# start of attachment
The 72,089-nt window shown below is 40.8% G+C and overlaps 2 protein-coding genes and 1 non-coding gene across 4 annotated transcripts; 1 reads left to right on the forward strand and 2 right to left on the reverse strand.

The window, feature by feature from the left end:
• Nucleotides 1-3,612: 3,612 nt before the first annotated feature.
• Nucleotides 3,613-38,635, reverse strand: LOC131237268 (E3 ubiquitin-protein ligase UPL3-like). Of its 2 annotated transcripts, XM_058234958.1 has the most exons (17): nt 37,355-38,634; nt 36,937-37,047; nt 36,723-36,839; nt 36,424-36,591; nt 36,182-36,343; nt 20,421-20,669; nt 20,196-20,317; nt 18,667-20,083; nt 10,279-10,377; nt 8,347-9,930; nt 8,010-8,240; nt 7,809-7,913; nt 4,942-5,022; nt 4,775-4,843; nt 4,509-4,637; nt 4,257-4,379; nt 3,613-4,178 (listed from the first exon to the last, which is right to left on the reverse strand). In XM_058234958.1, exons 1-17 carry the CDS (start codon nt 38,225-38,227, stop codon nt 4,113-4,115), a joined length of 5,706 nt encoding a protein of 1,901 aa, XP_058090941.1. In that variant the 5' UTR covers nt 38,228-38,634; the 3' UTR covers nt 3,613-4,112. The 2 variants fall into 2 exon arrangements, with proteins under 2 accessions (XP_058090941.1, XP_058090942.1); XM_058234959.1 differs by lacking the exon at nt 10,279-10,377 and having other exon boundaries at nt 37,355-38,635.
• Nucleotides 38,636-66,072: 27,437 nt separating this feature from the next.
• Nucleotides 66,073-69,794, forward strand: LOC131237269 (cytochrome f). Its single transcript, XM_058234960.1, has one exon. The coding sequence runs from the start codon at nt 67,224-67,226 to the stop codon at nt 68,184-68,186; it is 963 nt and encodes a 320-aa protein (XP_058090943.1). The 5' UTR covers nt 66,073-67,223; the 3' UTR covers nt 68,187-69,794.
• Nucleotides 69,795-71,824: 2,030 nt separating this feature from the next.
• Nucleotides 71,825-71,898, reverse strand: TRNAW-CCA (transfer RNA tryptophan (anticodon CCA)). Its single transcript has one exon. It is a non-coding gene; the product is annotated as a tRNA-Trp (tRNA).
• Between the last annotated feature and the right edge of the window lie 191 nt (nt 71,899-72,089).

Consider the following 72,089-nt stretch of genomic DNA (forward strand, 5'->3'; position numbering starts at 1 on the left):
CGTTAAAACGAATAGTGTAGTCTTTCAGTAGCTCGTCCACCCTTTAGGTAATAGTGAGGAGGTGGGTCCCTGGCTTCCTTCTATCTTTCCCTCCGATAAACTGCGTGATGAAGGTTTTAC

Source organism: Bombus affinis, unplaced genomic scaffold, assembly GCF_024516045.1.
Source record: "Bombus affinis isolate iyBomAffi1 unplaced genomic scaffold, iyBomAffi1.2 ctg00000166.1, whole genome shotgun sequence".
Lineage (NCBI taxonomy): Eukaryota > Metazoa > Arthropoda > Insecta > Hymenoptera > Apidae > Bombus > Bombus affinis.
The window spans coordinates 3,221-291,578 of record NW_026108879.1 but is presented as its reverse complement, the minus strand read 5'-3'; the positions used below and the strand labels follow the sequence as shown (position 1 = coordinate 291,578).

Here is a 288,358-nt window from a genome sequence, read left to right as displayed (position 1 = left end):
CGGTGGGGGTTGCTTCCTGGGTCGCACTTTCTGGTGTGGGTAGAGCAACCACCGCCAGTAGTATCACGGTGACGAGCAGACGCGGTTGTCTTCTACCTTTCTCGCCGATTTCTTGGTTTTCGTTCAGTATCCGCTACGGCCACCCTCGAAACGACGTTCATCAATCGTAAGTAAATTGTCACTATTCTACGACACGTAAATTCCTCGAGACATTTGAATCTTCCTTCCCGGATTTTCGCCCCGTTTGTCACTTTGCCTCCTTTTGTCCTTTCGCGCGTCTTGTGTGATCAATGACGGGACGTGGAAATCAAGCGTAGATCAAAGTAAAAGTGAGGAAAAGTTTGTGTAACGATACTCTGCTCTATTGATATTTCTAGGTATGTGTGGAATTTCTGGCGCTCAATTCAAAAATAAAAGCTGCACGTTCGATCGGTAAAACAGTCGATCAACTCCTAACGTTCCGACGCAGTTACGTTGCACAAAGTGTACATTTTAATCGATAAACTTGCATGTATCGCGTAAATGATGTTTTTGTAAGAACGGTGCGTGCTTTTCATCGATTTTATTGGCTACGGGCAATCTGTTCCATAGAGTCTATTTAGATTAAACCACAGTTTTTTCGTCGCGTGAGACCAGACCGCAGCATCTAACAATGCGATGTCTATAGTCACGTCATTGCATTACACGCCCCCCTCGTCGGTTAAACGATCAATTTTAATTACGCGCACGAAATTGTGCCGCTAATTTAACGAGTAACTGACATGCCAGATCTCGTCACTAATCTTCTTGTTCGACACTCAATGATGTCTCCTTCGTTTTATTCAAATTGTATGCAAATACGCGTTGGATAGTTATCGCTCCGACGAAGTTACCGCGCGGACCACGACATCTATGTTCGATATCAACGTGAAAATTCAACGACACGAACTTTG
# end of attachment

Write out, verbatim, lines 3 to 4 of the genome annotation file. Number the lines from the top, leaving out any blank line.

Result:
• Nucleotides 1-3,612: 3,612 nt before the first annotated feature.
• Nucleotides 3,613-38,635, reverse strand: LOC131237268 (E3 ubiquitin-protein ligase UPL3-like). Of its 2 annotated transcripts, XM_058234958.1 has the most exons (17): nt 37,355-38,634; nt 36,937-37,047; nt 36,723-36,839; nt 36,424-36,591; nt 36,182-36,343; nt 20,421-20,669; nt 20,196-20,317; nt 18,667-20,083; nt 10,279-10,377; nt 8,347-9,930; nt 8,010-8,240; nt 7,809-7,913; nt 4,942-5,022; nt 4,775-4,843; nt 4,509-4,637; nt 4,257-4,379; nt 3,613-4,178 (listed from the first exon to the last, which is right to left on the reverse strand). In XM_058234958.1, exons 1-17 carry the CDS (start codon nt 38,225-38,227, stop codon nt 4,113-4,115), a joined length of 5,706 nt encoding a protein of 1,901 aa, XP_058090941.1. In that variant the 5' UTR covers nt 38,228-38,634; the 3' UTR covers nt 3,613-4,112. The 2 variants fall into 2 exon arrangements, with proteins under 2 accessions (XP_058090941.1, XP_058090942.1); XM_058234959.1 differs by lacking the exon at nt 10,279-10,377 and having other exon boundaries at nt 37,355-38,635.